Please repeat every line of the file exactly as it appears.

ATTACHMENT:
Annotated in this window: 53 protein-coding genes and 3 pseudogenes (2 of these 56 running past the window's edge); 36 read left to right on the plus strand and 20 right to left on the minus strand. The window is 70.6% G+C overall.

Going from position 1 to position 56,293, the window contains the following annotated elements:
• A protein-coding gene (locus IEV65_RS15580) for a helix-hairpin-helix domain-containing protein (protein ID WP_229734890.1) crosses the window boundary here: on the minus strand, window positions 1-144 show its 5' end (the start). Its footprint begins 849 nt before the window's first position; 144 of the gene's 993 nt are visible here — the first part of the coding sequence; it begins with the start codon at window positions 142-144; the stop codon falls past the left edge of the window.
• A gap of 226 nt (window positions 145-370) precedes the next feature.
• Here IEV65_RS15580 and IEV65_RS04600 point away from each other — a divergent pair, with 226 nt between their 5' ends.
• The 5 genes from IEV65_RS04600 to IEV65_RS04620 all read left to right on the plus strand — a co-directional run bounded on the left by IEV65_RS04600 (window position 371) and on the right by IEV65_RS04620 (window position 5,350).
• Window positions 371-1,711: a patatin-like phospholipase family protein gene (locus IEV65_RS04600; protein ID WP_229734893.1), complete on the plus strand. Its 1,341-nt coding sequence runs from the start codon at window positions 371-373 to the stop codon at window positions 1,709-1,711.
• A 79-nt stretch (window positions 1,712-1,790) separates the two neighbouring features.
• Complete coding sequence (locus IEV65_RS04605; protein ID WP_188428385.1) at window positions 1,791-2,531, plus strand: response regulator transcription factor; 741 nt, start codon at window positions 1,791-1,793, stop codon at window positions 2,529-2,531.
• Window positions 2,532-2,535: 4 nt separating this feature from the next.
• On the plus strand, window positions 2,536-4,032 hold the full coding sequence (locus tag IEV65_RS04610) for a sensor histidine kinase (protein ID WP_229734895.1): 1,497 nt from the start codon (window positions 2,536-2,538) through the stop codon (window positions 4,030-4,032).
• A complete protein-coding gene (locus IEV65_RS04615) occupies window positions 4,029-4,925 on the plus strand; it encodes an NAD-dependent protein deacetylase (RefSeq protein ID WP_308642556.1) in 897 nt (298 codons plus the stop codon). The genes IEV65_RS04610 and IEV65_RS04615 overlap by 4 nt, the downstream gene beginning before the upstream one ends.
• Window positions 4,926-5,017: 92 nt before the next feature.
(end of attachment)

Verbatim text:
Annotated in this window: 53 protein-coding genes and 3 pseudogenes (2 of these 56 running past the window's edge); 36 read left to right on the plus strand and 20 right to left on the minus strand. The window is 70.6% G+C overall.

Going from position 1 to position 56,293, the window contains the following annotated elements:
• A protein-coding gene (locus IEV65_RS15580) for a helix-hairpin-helix domain-containing protein (protein ID WP_229734890.1) crosses the window boundary here: on the minus strand, window positions 1-144 show its 5' end (the start). Its footprint begins 849 nt before the window's first position; 144 of the gene's 993 nt are visible here — the first part of the coding sequence; it begins with the start codon at window positions 142-144; the stop codon falls past the left edge of the window.
• A gap of 226 nt (window positions 145-370) precedes the next feature.
• Here IEV65_RS15580 and IEV65_RS04600 point away from each other — a divergent pair, with 226 nt between their 5' ends.
• The 5 genes from IEV65_RS04600 to IEV65_RS04620 all read left to right on the plus strand — a co-directional run bounded on the left by IEV65_RS04600 (window position 371) and on the right by IEV65_RS04620 (window position 5,350).
• Window positions 371-1,711: a patatin-like phospholipase family protein gene (locus IEV65_RS04600; protein ID WP_229734893.1), complete on the plus strand. Its 1,341-nt coding sequence runs from the start codon at window positions 371-373 to the stop codon at window positions 1,709-1,711.
• A 79-nt stretch (window positions 1,712-1,790) separates the two neighbouring features.
• Complete coding sequence (locus IEV65_RS04605; protein ID WP_188428385.1) at window positions 1,791-2,531, plus strand: response regulator transcription factor; 741 nt, start codon at window positions 1,791-1,793, stop codon at window positions 2,529-2,531.
• Window positions 2,532-2,535: 4 nt separating this feature from the next.
• On the plus strand, window positions 2,536-4,032 hold the full coding sequence (locus tag IEV65_RS04610) for a sensor histidine kinase (protein ID WP_229734895.1): 1,497 nt from the start codon (window positions 2,536-2,538) through the stop codon (window positions 4,030-4,032).
• A complete protein-coding gene (locus IEV65_RS04615) occupies window positions 4,029-4,925 on the plus strand; it encodes an NAD-dependent protein deacetylase (RefSeq protein ID WP_308642556.1) in 897 nt (298 codons plus the stop codon). The genes IEV65_RS04610 and IEV65_RS04615 overlap by 4 nt, the downstream gene beginning before the upstream one ends.
• Window positions 4,926-5,017: 92 nt before the next feature.